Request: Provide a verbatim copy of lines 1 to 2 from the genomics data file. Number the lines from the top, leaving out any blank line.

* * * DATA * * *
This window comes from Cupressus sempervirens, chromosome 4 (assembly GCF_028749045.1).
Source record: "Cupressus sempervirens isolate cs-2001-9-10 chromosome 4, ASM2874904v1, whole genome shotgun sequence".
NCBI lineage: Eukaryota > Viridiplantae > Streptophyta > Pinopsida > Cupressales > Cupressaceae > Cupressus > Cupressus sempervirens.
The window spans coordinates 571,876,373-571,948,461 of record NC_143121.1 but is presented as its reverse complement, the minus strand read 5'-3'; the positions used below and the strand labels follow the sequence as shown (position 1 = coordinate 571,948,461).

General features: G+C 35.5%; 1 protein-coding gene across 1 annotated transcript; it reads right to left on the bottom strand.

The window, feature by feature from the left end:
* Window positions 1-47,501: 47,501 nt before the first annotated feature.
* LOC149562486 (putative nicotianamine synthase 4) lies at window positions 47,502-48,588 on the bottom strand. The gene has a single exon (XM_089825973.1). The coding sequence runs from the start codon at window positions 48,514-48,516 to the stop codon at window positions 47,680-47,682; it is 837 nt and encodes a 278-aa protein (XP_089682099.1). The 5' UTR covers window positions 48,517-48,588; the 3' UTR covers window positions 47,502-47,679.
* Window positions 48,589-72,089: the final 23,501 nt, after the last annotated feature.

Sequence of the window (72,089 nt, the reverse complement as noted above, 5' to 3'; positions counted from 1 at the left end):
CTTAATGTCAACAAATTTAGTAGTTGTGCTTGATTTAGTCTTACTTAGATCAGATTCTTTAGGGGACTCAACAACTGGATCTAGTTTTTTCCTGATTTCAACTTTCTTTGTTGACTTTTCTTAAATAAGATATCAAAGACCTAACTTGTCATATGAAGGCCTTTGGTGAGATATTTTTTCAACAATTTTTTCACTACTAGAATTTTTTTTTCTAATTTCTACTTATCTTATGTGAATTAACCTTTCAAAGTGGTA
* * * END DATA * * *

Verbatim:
This window comes from Cupressus sempervirens, chromosome 4 (assembly GCF_028749045.1).
Source record: "Cupressus sempervirens isolate cs-2001-9-10 chromosome 4, ASM2874904v1, whole genome shotgun sequence".